Look at the websites of the organisations responsible for the commemoration (in France, a special body set up by the government; in Britain – appropriately – the Imperial War Museum) and the answer seems clear enough: they are buying one of history's most expensive smokescreens. In Britain, the Imperial War Museum is devoting itself to bringing together the stories of individuals who lived during the war and turning them into podcasts.5 The Centenary Project's website (1914.org) offers such crucial events as the Museum display of “JRR Tolkien's First World War revolver” (we're not joking – presumably the aim is to cash in on the success of the Lord of the Rings movies); the commemoration of a Surrey war playwright, the London Transport Museum collecting World War I bus stories (seriously!); Nottingham City and County's “major program of events and activities (...) will highlight how the conflict was a catalyst for huge social and economic change in the communities of Nottinghamshire”. The BBC have produced a “groundbreaking” documentary: “The First World War from above” – photos and film footage taken from aircraft and observation balloons. The pacifists will get a look-in with commemorations of conscientious objectors. In short, we are going to be drowned in an ocean of detail, and even of trivia. According to the Imperial War Museum's Director-General “Our ambition is that a lot more people will understand that you can’t understand the world today unless you understand the causes, course and consequences of the First World War”6 and we would agree 100%. But the reality is that everything possible is being done – including by the honourable Director-General – to prevent us from understanding those causes and consequences.
In France, the centenary website carries the impeccably official “Report to the President on commemorating the Great War” dated September 20117 which begins with these words from General de Gaulle's speech at the 50th anniversary in 1964: “On 2nd August 1914, the day mobilisation was announced, the whole French people came to their feet as one. This had never been seen before. Every region, every district, every category, every family, every living being, suddenly found common cause. In an instant, political, social, religious quarrels that had divided the country, disappeared. From one end of the nation to the other, words, songs, tears, and above all the silence, expressed a single resolve”. And in the report itself we read that “While the Centenary will provoke amongst our contemporaries dread at the mass slaughter and the immense sacrifices that were accepted, it will also send a shiver through French society, reminding us of the unity and national cohesion that the French displayed in the face of the trial of World War I”. It seems unlikely then, that the French ruling class intends to tell us anything about the brutal police repression of workers' anti-war demonstrations during July 1914, or about the infamous “Carnet B” (the government's list of socialist and syndicalist anti-militarist militants to be rounded up and interned or sent to the front at the outbreak of war – the British had their own equivalents), and still less about the circumstances in which anti-war socialist leader Jean Jaurès was assassinated on the very eve of the conflict, or about the mutinies in the trenches8...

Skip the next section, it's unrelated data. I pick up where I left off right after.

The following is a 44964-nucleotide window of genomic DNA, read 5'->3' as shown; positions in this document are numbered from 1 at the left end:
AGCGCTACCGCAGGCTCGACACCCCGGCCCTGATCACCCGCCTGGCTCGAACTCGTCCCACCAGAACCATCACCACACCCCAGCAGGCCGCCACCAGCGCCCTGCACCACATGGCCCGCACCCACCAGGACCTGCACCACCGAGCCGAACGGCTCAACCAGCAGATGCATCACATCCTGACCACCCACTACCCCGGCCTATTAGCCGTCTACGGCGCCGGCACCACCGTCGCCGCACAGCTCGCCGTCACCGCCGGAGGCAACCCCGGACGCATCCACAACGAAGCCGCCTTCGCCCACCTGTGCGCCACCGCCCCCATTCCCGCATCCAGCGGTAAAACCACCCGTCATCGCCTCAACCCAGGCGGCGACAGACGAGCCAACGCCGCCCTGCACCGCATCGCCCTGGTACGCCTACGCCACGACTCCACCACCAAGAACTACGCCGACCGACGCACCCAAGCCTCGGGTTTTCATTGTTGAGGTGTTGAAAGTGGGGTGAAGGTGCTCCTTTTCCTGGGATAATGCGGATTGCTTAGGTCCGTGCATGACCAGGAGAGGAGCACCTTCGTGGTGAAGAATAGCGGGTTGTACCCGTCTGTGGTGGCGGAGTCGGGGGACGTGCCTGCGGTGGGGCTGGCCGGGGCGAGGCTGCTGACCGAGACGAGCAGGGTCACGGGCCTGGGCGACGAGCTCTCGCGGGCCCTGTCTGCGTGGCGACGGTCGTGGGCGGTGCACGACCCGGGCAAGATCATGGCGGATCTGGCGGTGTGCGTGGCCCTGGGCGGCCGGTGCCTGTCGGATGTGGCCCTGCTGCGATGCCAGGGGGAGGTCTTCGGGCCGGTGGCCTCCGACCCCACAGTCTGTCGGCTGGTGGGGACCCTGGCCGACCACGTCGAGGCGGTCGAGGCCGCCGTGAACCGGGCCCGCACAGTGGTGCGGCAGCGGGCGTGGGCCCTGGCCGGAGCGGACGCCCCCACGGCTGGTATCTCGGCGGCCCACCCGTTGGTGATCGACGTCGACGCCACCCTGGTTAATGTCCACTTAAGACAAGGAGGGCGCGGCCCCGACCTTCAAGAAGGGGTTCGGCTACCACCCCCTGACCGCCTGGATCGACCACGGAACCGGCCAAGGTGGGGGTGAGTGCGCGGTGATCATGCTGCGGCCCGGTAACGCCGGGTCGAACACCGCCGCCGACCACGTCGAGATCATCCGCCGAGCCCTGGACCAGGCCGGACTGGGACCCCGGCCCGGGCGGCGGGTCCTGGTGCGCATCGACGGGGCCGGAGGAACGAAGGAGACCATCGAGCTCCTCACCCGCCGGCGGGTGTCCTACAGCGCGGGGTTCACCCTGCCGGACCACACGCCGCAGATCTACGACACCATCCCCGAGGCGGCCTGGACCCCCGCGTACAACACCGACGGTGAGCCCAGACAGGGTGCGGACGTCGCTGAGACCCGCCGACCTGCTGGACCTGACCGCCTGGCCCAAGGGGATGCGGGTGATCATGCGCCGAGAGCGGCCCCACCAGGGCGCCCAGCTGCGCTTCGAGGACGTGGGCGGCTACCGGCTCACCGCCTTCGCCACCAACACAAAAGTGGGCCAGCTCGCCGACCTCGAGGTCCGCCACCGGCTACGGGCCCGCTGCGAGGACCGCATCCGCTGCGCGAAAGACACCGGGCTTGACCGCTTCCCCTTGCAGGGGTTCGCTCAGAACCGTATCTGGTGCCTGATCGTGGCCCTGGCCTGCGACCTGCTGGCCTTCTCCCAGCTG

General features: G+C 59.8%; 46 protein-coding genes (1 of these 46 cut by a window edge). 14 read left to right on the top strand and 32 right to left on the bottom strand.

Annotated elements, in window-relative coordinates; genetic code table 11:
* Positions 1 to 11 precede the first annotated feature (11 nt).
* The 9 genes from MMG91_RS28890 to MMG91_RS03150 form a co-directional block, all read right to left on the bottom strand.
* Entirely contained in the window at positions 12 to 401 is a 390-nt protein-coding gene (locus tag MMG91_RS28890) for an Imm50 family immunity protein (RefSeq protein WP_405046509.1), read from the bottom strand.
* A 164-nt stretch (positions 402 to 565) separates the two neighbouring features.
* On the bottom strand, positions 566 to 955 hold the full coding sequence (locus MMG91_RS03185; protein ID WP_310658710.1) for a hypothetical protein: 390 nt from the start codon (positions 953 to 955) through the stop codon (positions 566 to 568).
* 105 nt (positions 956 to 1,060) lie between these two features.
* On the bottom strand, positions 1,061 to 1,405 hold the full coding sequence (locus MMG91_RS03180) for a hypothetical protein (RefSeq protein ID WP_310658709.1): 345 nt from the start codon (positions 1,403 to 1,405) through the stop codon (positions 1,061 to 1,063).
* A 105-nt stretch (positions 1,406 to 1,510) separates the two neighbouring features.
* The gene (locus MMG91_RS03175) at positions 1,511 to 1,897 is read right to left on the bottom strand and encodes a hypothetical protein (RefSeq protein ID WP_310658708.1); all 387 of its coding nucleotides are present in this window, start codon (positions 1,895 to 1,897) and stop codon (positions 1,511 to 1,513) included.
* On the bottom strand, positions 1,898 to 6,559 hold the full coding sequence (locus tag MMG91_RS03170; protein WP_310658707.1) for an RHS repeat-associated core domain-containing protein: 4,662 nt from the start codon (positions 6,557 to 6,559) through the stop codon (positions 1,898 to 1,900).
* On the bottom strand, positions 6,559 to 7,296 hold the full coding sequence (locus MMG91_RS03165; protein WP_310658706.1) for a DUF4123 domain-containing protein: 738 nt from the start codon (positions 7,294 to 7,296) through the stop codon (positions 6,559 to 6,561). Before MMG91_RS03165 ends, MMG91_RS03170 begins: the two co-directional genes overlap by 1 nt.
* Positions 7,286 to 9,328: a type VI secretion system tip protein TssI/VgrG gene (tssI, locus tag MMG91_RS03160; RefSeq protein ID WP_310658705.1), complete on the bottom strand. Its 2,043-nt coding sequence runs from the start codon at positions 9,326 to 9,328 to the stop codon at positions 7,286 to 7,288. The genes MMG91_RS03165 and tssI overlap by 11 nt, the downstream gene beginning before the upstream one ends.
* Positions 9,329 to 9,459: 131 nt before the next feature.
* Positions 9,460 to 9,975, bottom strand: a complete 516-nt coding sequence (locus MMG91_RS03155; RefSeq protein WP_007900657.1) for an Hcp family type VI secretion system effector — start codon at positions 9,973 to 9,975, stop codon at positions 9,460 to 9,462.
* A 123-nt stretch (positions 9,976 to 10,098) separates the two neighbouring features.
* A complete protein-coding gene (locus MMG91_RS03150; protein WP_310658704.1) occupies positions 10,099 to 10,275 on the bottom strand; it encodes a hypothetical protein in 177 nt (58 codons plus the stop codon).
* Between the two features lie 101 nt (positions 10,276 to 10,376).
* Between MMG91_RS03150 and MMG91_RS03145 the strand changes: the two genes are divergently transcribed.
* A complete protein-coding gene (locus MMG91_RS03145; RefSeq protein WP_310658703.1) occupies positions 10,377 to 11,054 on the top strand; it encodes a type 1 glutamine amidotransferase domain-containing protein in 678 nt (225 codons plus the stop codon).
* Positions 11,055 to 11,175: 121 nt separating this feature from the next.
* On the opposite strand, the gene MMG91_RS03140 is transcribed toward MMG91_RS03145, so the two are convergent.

As ever the propagandists can count on the support of the learned gentlemen of Academe to provide them with themes and material for their talk-shows and TV programmes. We will take just one example which seems to us emblematic: Cambridge University historian Christopher Clark's The Sleepwalkers, first published in 2012, published in paperback in 2013, and already translated into French (Les Somnambules) and German (Die Schlafwandler).9 Clark is an unashamed empiricist, And his Introduction sets out his intentions quite openly: “This book (...) is concerned less with why the war happened than with how it came about. Questions of why and how are logically inseparable, but they lead us in different directions. The question of how invites us to look closely at sequences of interactions that produced certain outcomes. By contrast, the question of why invites us to go in search of remote and categorical causes: imperialism, nationalism, armaments, alliances, high finance, ideas of national honour, the mechanics of mobilisation”. Missing from Clark's list of course is “capitalism”. Could capitalism as such generate war? Could war be not just “politics by other means” (to use von Clausewitz's famous expression), but the ultimate expression of the competition inherent in the capitalist mode of production? Oh no, no, no: perish the thought! Clark sets out then, to lay before us “the facts” on the road to war, and this he does with immense erudition and in enormous detail right down to the colour of the ostrich feathers on Archduke Franz Ferdinand's helmet on the day of his assassination (they were green). Had anyone bothered to note down the colour of his assassin Gavrilo Princip's underwear that day, it too would be in this book.